Lawless future indeed


Our recent story "Lawless future" described the Road Warrior-esque state of some of California's state parks. The state's budget problems meant that parks lost nearly $40 million this year. Short on staffing and law enforcement, many parks saw a surge in vandalism and illegal activity; nonetheless, the state is planning to shut down several parks altogether to save money and further reduce services at others. 


Now, the Department of Parks and Recreation has issued a legal memorandum warning  of the liabilities that can be expected from essentially abandoning these parks. As summarized by Public Employees for Environmental Responsibility:

    Unanticipated problems include both short and long-term liabilities, increased risk of wildfires, marijuana plantations on unmonitored parklands and “increased danger to the public” due to absence of lifeguards and other protective services.  ...

In sobering terms, the memo outlines an array of legal and fiscal thickets from park closings, including:

*  Legal liabilities from “dangerous conditions” in unstaffed parks, deteriorating facilities and risks to adjoining property from occurrences such as wildfires.  The memo concludes “From a liability standpoint, closing the parks would probably not benefit State Parks and could in fact increase its liability for dangerous condition of public property;”
    * Contractual obligations from grants, land donations, concessionaire contracts and earmarked federal and state funds may leave the parks legally obligated to keep operating despite a claim of funding shortfalls; and
    * Public safety dangers and legal claims from nuisance uses and trespass.  The memo predicts that state losses from theft, encroachments and other unauthorized uses “will only increase if State Parks cannot take immediate and effective action….”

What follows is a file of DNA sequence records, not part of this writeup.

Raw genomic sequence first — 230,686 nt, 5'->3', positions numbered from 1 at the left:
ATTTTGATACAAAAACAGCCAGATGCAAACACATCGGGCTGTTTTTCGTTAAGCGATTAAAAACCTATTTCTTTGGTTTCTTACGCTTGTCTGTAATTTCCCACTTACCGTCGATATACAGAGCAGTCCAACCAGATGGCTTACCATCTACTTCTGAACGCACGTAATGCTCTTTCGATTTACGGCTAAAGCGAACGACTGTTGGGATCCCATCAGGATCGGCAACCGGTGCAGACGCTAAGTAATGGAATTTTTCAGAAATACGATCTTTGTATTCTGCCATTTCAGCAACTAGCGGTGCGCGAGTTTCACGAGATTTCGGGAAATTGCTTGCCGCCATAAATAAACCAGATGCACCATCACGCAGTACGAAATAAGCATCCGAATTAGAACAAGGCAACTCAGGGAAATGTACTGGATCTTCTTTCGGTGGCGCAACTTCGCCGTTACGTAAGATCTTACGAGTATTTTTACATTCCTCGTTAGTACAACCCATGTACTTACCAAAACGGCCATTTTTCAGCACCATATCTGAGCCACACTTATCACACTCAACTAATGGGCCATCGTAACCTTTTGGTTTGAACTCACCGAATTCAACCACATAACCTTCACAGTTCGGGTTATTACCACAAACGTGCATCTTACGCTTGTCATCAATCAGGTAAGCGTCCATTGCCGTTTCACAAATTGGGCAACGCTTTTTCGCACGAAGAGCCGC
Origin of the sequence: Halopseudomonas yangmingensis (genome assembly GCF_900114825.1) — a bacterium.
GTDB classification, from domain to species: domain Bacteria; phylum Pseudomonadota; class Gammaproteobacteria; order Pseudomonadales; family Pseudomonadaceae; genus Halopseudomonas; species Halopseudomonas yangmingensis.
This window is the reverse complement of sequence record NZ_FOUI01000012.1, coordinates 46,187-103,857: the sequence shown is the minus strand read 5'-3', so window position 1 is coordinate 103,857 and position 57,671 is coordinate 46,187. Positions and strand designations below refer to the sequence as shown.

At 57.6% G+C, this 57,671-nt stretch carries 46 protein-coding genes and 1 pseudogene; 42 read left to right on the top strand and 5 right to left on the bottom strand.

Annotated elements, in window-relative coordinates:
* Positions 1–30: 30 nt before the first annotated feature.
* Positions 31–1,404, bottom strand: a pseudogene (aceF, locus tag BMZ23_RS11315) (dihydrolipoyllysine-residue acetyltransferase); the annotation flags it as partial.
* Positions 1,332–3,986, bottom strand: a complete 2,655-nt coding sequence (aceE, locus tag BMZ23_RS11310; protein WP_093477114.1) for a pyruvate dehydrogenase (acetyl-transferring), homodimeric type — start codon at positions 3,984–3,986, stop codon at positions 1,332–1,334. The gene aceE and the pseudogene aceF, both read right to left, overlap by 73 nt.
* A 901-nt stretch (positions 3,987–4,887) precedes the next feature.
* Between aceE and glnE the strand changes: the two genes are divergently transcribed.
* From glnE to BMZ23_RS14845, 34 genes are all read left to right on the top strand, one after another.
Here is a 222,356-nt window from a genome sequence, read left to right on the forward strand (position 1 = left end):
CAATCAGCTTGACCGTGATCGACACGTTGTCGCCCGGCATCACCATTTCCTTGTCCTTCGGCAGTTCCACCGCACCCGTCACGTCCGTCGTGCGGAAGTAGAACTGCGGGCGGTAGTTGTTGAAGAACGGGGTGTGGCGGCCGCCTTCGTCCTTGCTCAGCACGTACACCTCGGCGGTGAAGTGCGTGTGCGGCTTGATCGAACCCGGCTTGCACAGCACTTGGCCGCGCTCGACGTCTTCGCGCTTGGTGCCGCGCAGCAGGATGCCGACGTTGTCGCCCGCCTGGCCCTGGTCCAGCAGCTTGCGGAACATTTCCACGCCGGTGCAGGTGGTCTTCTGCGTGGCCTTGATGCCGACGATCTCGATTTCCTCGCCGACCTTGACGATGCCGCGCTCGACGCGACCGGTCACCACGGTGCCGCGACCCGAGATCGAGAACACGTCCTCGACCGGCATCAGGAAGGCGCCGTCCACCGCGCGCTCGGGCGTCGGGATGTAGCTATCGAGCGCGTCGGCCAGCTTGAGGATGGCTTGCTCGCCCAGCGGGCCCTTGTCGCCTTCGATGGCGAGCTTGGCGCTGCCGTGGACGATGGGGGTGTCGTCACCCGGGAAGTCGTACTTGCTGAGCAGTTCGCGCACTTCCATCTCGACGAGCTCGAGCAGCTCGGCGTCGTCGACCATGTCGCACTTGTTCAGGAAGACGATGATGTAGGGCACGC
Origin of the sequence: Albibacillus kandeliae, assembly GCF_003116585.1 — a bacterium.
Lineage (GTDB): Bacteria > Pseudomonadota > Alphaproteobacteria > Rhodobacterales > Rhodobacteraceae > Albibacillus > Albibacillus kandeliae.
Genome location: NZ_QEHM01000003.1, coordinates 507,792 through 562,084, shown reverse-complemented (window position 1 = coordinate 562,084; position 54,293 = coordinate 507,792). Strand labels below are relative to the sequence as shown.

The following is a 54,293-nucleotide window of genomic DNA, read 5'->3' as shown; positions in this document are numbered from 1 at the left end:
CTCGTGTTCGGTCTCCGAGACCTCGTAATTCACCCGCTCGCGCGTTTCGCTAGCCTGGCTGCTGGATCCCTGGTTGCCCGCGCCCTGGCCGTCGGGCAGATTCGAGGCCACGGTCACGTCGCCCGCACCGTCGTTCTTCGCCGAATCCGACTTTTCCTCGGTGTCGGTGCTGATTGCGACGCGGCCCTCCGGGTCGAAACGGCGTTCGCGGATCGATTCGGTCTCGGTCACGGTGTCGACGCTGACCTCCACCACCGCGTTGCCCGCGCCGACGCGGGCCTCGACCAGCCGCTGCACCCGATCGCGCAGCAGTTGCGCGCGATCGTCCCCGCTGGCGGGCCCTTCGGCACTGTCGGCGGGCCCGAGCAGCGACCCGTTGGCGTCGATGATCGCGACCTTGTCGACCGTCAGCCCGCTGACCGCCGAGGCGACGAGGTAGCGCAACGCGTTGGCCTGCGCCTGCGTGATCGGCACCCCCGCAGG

The state says it will release the list of parks to be closed later this week. But if its own analysis is correct, the closures may not end up saving much money at all.



Who Pays These People?
Sep 22, 2009 02:35 PM
Could the internal contradictions in the PEER press release be more obvious? Let's see:

We're "protecting the resource" by calling it a "park," fencing it off and restricting access. Then we'll develop part of it and put in infrastructure and amenities.

In turn we'll tax people and charge them absurd fees and then use that money to support a cadre of bureaucrats and glorified rentacops to enforce the access restrictions and keep up the amenities. These bureaucrats and rentacops will act like they have some sort of life tenure and are god's gift to the land, when in reality, the problem is just that the have no economic value and no job if the park ceases to function.

The laws of reality will be suspended, and those paying the taxes will assume legal responsibility for everything that happens within the "park," whether or not individuals are themselves at fault and whether or not the bureaucrats and rentacops are successful in their primary mission of enforcing the land's "boundaries" and status as a "park".

HINT: You (PEER people) are not "protecting the resource". Your "park" is not about "protecting the resource". It is about the same dominating, exclusive, extractive interests as the private property system, under the cheery banner of industrialized recreation.

The land would be better left as it was, for people to access on their own terms at their own risk (sovereign immunity). Could there be despoilation? Sure. Without a gun pointed outward any boundary line may eventually cease to be a boundary line. But who's saying that system really works anyhow? At least that way, we would be kidding ourselves by pretending an ever-growing bureaucracy (which wreaks its own developmental destruction on natural areas and makes cadres of dolts dependent on it for jobs) has anything to do with "protecting" it from the inherent, systemic "risks" of this system of living and property that the PEER letter hyperventilates about.